Kinross picks up Chulbatkan in US$283M deal

The Chulbatkan gold project in Russia’s Far East. Credit:  Kinross Gold.The Chulbatkan gold project in Russia’s Far East. Credit:  Kinross Gold.

Kinross Gold (TSX: K; NYSE: KGC) is leveraging its expertise as a cold-climate, heap-leach operator with a 24-year operating history in Russia by acquiring N-Mining’s Chulbatkan project in Russia’s Far East.

The Toronto-headquartered gold producer is buying the heap-leach project for US$113 million in cash and US$170 million in Kinross shares.

The open-pit project, 15 km southwest of Udinsk, a settlement on the Amgun River, has similar features to Kinross’ Fort Knox mine in Alaska, the company says, and complements the company’s two existing underground gold mines in Russia — Kupol and Dvoinoye. Chulbatkan is 2,000 km southeast of Kupol.

Kinross evaluated the large, near-surface project for 16 months before pulling the trigger, and estimates that Chulbatkan could be put into production for US$500 million, support a six-year mine life, and recover 1.8 million oz. gold at all-in sustaining costs (AISCs) of US$550 per ounce.

Its calculations were based on an internal analysis using a preliminary block model and a constrained pit using a US$1,200 per oz. gold price. Kinross estimates the project has 3.9 million oz. gold in the indicated category (87 million tonnes grading 1.4 grams gold), and another 80,000 inferred oz. gold (3 million tonnes grading 1 gram gold).

The company is planning an “extensive” drill program to increase the resource and hopes to complete a prefeasibility and feasibility study on the project within the next three years. It estimates a two-year construction period.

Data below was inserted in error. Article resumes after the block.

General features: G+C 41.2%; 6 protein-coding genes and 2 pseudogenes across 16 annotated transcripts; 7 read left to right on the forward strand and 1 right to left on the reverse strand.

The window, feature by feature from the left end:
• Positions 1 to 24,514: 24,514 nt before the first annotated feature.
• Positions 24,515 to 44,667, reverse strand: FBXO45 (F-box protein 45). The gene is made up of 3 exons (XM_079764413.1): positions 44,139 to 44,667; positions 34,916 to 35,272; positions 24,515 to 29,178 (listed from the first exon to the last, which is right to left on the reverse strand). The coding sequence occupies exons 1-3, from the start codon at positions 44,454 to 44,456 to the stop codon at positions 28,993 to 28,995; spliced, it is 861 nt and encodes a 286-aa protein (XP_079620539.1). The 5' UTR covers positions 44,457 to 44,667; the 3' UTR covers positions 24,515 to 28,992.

Chulbatkan has exploration and mining licences valid until the end of 2037.

On a conference call, CEO Paul Rollinson described the acquisition as “an excellent fit for Kinross,” and said he was “pleased to be adding a high-quality project to our development pipeline.

“The project already has the potential to be a substantial producer with an attractive cost structure,” Rollinson told analysts and investors on the call. “In addition, there is significant upside potential beyond the 4-million resource estimate, as the deposit is highly continuous, and is open along strike and depth. There are also multiple untested high-quality targets within the 120 sq. km exploration licence.”

Kinross says Chulbatkan’s mineral resource estimate is limited by the extent of drilling, with most holes ending in mineralization. The mineralization extends from near-surface to an average drilled depth of 300 metres, and the resource footprint represents less than 1% of the licence area.

“One of the most exciting things about this project is that, on the one hand, the base case alone is a very attractive project — the heap-leach numbers we have put out there,” says Paul Tomory, the company’s chief technical officer. “But most of the holes terminate in grade, and it is truly an open deposit. And we are already building the exploration program for next year, and it will have a very significant component of drilling at Chulbatkan, so it is very prospective and very exciting.”

Kinross Gold's Kupol gold mine in the Chukotka region of Russia's Far East. Credit: Kinross Gold

Kinross Gold’s Kupol gold mine in the Chukotka region of Russia’s Far East. Credit: Kinross Gold.

The company notes in a press release that several structural environments analogous to the Chulbatkan deposit and multiple downstream placer gold occurrences indicate more hard-rock source mineralization in the licence area. In addition, surface rock samples have been collected outside of the resource area that have grades greater than 1 gram gold per tonne.

Due diligence before the acquisition included several site visits, a confirmatory drill program consisting of eight holes, and met testing for characteristics and recoveries.

Having owned and operated four mines in Russia over nearly a quarter of a century, Kinross brings a “well-established team in the region,” as well as a “robust network of suppliers in the country, and strong relationships with several Russian stakeholders,” Rollinson said on the conference call. “Additionally, Khabarovsk, where the project is located, is a mining-friendly jurisdiction and the fourth-largest producing region in Russia.”